Excerpts from Jim Conrad's
Naturalist Newsletter


from the February 12, 2012 Newsletter issued from Hacienda Chichen Resort beside Chichén Itzá Ruins, central Yucatán, MÉXICO

The other day on a lichen-splattered leaf in a mostly shaded and damp thicket near the hut I saw what's shown above. That smallish grasshopper with such bulging eyes and massive back-legs is one of the most unusual I've seen. You want to call it a frog-grasshopper. A shot from the front shows a face that somehow looks a bit primitive and slow-witted. You can see what I mean below:


Despite the face, when the critter got enough of my botherings, his decisive, leaf-thumping leap came with impressive power and quickness.

Like me, volunteer identifier Bea in Canada hadn't seen anything like this, so she shipped the image to her grasshopper expert, Dave J. Ferguson, Contributing Editor at Bugguide.net. Dave studied the matter a few days before deciding that it looked like CRISTOBALINA SELLATA, a member either of the family Acrididae or the Romaleidae, depending on whether the latter family is separated from the former.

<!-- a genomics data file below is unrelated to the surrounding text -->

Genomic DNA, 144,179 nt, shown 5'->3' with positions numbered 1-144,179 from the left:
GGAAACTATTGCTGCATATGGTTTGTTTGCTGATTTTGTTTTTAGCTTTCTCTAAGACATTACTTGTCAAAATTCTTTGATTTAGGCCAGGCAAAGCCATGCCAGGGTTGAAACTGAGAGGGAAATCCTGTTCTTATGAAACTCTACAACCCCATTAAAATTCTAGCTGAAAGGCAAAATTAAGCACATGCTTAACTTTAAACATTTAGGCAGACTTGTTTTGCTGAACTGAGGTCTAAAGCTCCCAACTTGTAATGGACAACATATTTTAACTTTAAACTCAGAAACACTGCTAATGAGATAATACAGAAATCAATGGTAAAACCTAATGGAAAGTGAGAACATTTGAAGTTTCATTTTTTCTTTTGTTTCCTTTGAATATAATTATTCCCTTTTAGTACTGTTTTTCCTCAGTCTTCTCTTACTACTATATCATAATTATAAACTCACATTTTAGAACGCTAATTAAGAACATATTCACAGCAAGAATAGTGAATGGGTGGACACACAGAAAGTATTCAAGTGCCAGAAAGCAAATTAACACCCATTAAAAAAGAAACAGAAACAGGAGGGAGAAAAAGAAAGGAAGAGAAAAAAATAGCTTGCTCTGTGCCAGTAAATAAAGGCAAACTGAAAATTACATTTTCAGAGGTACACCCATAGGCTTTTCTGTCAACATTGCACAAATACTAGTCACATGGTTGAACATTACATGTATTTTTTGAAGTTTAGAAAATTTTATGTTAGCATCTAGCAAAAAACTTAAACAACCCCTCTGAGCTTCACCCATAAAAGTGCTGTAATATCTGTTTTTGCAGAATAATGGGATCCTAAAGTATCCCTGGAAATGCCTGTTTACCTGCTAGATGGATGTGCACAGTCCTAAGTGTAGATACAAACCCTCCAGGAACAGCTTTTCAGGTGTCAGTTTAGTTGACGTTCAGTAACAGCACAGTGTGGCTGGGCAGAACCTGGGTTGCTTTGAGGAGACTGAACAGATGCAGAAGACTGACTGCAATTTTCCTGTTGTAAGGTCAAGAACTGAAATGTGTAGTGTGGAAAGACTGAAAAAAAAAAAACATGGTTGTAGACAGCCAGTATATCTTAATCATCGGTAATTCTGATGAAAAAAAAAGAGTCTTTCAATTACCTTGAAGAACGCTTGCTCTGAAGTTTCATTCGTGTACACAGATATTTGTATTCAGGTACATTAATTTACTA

The Internet turns up almost nothing about this species. However, one paper says that members of the family Romaleidae are known as Lubber Grasshoppers. That fine word "lubber" is applied to clumsy people such as awkward sailors who are landlubbers. The term derives from the Middle English "lobur," meaning "lazy lout," and came into English from Scandinavian languages spoken by the Vikings who invaded and occupied England so successfully that English was changed and enriched forever.

Anyway, members of the Romaleidae are described as "often sluggish, have chemical defenses, are highly diverse, and found throughout the New World."

What a pleasure to document this obscure, curious-looking little creature here in the Yucatán!